November 15, 2019

‘Replacement Theory,’ a Racist, Sexist Doctrine, Spreads in Far-Right Circles

And so an old rallying cry is getting refurbished for a new generation.

“The way that emotion gets engaged in the right wing today is almost always around questions of fertility,” said Paola Bacchetta, a professor at the University of California, Berkeley, who serves on the board of the Center for Right-Wing Studies. “It’s about their anxieties about their male others. They fear that they will overproduce them and eliminate them.”

Though these fears fester in online message boards, it is spreading to more mainstream right-wing conversations. The Fox News host Tucker Carlson, for one, has engaged in some of these conversations. In January, he opened his show with a segment he said was on “the biggest issue facing this country going forward,” bigger than wars and G.D.P.: the collapse of families. The major cause of that collapse, he said, was that some women now out-earn some men.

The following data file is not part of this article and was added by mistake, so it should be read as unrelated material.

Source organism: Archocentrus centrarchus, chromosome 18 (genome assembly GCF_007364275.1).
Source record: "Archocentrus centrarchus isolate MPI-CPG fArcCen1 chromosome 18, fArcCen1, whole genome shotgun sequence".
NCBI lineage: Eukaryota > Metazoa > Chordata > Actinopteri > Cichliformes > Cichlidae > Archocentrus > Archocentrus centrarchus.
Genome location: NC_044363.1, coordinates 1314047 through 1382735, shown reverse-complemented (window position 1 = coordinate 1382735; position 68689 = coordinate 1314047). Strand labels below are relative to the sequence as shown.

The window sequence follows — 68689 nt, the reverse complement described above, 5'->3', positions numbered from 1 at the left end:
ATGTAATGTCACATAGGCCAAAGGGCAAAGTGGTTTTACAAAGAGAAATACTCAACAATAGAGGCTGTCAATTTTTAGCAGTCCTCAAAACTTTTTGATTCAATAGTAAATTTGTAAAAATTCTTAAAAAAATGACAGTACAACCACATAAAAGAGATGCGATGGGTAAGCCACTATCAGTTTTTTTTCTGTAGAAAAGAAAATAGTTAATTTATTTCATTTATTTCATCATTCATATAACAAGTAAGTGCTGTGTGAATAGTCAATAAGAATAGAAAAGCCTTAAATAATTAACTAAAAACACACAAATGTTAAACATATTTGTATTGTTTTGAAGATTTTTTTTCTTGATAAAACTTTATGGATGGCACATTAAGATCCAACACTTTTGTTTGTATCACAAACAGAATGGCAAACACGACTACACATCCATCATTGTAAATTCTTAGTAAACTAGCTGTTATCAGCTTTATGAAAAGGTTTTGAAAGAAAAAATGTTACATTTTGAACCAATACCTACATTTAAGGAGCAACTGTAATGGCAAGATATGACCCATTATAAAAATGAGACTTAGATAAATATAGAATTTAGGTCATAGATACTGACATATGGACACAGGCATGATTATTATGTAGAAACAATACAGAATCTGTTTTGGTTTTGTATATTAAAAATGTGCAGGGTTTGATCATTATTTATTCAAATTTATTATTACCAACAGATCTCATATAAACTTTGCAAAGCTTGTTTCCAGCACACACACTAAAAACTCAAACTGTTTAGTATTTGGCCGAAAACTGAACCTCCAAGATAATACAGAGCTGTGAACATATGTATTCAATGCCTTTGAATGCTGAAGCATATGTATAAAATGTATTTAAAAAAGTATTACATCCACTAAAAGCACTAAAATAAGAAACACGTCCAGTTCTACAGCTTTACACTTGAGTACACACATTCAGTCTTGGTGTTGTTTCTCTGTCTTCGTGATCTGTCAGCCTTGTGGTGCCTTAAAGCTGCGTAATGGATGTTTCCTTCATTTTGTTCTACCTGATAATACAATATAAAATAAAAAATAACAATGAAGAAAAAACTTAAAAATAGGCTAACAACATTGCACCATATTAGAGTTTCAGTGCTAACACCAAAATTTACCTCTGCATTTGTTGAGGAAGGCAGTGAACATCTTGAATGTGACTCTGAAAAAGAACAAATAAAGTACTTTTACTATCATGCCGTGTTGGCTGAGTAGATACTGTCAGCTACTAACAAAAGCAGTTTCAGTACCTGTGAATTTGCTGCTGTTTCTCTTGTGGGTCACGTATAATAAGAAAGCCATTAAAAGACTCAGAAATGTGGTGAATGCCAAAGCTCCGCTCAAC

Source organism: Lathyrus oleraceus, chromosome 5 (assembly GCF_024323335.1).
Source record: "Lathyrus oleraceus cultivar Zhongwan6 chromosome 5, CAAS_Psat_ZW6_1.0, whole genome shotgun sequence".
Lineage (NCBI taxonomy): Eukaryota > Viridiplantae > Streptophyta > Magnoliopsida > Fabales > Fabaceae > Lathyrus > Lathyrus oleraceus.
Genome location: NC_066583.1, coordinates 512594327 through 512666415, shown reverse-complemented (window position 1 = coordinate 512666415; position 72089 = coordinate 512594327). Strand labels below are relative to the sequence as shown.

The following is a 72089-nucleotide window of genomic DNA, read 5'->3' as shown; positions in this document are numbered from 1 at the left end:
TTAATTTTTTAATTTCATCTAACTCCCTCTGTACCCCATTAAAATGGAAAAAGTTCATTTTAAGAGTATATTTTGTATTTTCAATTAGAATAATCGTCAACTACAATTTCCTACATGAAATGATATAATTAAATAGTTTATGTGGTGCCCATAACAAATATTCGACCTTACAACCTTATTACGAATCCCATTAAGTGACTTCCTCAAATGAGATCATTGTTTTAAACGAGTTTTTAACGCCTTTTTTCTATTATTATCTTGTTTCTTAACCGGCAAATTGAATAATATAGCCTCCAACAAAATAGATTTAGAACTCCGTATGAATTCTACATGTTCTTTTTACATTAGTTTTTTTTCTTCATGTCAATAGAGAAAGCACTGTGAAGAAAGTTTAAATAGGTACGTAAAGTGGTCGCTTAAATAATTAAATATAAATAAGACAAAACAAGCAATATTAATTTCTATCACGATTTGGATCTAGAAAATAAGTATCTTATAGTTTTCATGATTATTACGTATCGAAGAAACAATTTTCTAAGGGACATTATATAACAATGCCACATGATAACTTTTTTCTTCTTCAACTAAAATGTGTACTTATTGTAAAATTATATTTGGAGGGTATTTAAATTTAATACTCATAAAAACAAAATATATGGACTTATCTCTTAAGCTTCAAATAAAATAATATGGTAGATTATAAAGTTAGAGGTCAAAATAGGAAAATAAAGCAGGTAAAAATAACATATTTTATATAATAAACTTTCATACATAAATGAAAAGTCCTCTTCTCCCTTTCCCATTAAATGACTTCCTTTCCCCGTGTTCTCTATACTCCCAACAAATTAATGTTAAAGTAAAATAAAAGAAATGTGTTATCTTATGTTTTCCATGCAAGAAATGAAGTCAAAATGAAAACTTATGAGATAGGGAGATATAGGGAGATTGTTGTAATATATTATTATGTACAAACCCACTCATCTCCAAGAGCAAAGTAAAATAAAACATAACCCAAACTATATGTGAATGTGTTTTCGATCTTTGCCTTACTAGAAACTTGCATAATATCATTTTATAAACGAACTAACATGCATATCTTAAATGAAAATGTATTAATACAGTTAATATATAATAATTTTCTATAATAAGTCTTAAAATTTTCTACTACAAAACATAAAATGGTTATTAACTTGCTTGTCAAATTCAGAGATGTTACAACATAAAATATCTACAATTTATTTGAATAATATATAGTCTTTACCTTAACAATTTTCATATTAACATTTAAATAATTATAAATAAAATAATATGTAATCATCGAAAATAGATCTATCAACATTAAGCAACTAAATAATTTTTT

“This is why important science is no longer being conducted,” Mr. Carlson said. “It’s why art isn’t being made and comedy is dying.”

The birthrate panic has been bubbling back up for some time. In a 2012 book by the French philosopher Renaud Camus, he argued that all Western countries were reckoning with erasure by birthrate. That has helped fuel nativist campaigns like the one by the Dutch politician Geert Wilders. It became the animating philosophy in the Charlottesville, Va., attack. And Representative Steve King, the Iowa Republican, tweeted in 2017, “We can’t restore our civilization with somebody else’s babies.”

Many of these groups have seized on statistics showing a slowing birthrate in some Western countries. In the United States, the birthrate is now about 1,765.5 births per 1,000 women, according to the Centers for Disease Control and Prevention, which is below the level necessary to keep the population stable without immigration.

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